5. Start with some high profile and quick win Lean and Six Sigma projects

This point builds on the earlier ones.  Pick early projects that support the organisation’s strategies, are endorsed by middle and senior management, are led by champions, address something that people care passionately about and will bring some early tangible results.  Our 1-day UKeIG ‘Getting Better at Everything You Do’4 workshop for Library and Information Professionals, helps people to identify just these kinds of improvement opportunities.

6. Recognise that people will have different styles and preferences in their adoption of Lean and Six Sigma

Elisabeth Goodman is part-way through her MBTI (Myers Briggs Type Indicator) accreditation and it has confirmed our experience so far that people will take to the Lean and Six Sigma tools and approaches in different ways.  For example, some will enjoy the clearly structured step-by-step DMAIC (Define, Measure, Analyse, Improve, Control) approach, others will want to make more use of their intuition or of their creativity. Elisabeth has summarized many of her earlier blogs on this topic in the recently published “How people (individuals) are integral to business process improvement”5 See also her most recent blog on intuition and Lean Six Sigma6.

7. Recognise that organisations will have cultural differences in their adoption of Lean and Six Sigma

Each organisation has its own distinct culture and our experience is that cultures will differ between countries (we have experience in the US, UK and France in particular) and between different kinds of organisations (e.g. international vs. local, corporate vs. small or medium, private vs. public or government).  So we’ve found it important to try to put aside assumptions about how Lean and Six Sigma will be adopted and certainly to avoid using the ‘jargon’ unless this is what an organisation wants, and look for ways again to integrate with the language that the organisation uses.

8. Encourage your organisation to keep records and measures of impact and benefits of Lean and Six Sigma projects, and to prioritise them accordingly

Once people start realizing the power of Lean and Six Sigma, there can be a rapid proliferation of improvement projects.  We’ve found it important to work with middle and senior managers to prioritise these projects and assessing the potential strategic benefits of the projects can help with this.  We encourage participants to define measures (both tangible and intangible) to monitor the actual impact of their improvements, and also to keep a central record that again will help with the wider communication to the organisation.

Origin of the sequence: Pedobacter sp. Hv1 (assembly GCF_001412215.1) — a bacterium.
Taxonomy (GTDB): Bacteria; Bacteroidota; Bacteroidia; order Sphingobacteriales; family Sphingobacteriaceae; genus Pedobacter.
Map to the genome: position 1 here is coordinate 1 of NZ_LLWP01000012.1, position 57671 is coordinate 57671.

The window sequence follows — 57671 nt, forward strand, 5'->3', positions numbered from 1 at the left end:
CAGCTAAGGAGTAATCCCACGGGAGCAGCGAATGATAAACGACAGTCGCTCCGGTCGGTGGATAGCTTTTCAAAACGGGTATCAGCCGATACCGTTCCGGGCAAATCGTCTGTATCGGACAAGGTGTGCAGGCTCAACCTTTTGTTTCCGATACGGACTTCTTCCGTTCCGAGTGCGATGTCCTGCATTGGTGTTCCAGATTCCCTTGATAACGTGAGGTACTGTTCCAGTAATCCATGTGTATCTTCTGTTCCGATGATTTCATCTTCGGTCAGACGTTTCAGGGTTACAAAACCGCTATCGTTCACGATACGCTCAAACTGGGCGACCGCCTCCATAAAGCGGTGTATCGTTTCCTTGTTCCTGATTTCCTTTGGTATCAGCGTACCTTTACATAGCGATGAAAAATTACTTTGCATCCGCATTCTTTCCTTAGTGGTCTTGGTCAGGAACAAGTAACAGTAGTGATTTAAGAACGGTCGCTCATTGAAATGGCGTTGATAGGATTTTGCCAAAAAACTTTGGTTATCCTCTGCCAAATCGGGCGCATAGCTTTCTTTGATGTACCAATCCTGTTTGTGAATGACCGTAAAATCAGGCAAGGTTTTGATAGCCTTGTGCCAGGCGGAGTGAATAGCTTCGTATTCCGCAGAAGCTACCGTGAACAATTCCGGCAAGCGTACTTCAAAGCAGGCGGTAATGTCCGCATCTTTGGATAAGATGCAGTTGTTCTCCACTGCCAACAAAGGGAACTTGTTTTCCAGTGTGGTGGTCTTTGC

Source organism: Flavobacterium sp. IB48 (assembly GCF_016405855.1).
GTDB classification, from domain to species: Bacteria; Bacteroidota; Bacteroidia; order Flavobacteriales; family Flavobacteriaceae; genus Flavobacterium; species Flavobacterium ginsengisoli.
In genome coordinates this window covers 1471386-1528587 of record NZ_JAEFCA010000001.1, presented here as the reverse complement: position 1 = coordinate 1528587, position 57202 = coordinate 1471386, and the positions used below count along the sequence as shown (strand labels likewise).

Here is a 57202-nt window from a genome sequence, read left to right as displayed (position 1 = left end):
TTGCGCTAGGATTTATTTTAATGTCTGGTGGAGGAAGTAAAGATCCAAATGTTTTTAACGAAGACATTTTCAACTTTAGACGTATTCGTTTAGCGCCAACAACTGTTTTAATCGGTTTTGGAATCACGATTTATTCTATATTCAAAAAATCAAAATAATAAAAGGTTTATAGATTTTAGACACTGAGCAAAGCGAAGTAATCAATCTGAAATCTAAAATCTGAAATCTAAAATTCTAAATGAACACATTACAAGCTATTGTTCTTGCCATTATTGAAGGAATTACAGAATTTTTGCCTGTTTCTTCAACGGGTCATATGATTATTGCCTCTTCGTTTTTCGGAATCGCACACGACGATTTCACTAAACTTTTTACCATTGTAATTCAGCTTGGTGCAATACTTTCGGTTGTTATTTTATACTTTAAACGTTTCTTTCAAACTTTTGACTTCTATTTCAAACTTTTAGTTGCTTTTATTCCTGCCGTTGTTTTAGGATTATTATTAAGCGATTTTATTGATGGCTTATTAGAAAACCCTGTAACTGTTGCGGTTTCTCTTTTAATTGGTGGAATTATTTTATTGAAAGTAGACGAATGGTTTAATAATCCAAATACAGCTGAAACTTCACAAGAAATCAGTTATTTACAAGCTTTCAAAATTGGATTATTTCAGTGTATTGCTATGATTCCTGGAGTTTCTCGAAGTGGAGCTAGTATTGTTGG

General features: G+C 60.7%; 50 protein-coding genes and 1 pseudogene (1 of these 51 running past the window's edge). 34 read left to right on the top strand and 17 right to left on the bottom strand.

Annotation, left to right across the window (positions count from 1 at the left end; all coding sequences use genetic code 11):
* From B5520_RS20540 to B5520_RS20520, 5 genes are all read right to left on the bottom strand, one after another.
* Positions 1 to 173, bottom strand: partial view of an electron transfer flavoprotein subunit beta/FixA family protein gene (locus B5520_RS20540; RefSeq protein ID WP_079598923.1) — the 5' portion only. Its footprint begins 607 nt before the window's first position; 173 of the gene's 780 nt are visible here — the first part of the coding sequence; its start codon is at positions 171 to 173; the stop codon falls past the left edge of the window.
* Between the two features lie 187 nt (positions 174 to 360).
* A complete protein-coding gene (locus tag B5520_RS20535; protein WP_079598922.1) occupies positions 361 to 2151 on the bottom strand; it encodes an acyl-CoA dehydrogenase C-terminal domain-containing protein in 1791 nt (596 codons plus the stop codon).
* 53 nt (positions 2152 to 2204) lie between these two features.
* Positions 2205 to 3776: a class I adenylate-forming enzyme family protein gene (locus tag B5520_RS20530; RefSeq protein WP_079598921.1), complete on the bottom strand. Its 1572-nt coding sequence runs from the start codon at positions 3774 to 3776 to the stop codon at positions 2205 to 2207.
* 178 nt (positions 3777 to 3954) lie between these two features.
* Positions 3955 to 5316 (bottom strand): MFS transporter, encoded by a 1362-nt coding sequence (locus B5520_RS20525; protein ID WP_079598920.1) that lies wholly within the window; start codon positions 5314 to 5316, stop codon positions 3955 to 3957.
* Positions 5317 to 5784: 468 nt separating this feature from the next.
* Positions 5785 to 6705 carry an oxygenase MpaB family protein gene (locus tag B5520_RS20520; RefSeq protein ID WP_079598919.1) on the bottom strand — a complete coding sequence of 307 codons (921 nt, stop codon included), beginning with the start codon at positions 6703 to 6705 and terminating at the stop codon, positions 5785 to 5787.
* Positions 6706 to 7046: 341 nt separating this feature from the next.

9. Ensure that there is ongoing communication to engage the wider organisational community in Lean and Six Sigma

Our experience is that there can never be enough communication, and that this needs to be in as many different forms as possible to ensure that people a) receive the communication (see it, hear it etc.) and b) absorb it in a way that will lead them to either reflect or act upon it.  Small group, face-to-face communication with opportunities for discussion always seem to be more effective for example than mass e-mail communications. Our clients have also used local displays with updates on work in progress and visual summaries of forward plans or targets to be achieved as a way to help with engagement.

10. Create Communities of Practice and other knowledge sharing approaches to help sustain Lean and Six Sigma in your organisation

This last theme is one that we will be exploring in our pre-conference workshop for IQPC in April3, and also one that Elisabeth Goodman will be speaking about at IQPC’s SmartLabs7 conference in Berlin.  Knowledge Management techniques have a lot to offer Lean and Six Sigma practitioners to learn from each other’s experience, continuously improve their skills in applying the principles and tools and generally sustain the application of Lean and Six Sigma in their organisations.

If you have any views on this newsletter, do let us know.  And if you enjoyed it, feel free to pass it on to others, and/or sign-up to make sure you don’t miss future issues on https://riverrheeconsulting.wordpress.com


  1. RiverRhee Consulting enhances team effectiveness using process improvement, knowledge management and change management.  Follow the links to find out more about RiverRhee Consulting (http://www.riverrhee.com), and about Elisabeth Goodman (http://www.linkedin.com/in/elisabethgoodman) and John Riddell (http://uk.linkedin.com/in/johnriddell)
  2. Influencer – The Power to Change Anything, by Kerry Patterson et al, McGraw Hill, 2008
  3. Business Process Excellence for Pharmaceuticals, Biotech and Medical Devices, 6th-8th April, London (running workshop and presenting) http://www.bpe-pharma.com/
  4. ‘Getting Better at Everything you Do’ UKeIG course, Tues 28th June 2011, Birmingham, UK
  5. How people (individuals) are integral to business process improvement In: Supply Chain Management in the Drug Industry: Delivering Patient Value for Pharmaceuticals and Biologics, by Hedley Rees, Wiley, 2011 pp. 372-376
  6. Intuition revisited – implications for process improvement and Lean Six Sigma (Part 2 of 3 blogs)
  7. SmartLabs Exchange, Berlin 28 Feb – 2 March 2011 Creating the right Knowledge Ecosystem to drive Operational Excellence http://ow.ly/3VNVE
  8. Readers may also be interested in: Lean and Six Sigma in R&D and Service Delivery – opportunities and challenges; Employee engagement – some interesting data and perspectives for Lean and Six Sigma practitioners; and High performing organisations: interweaving process improvement, knowledge management and change management.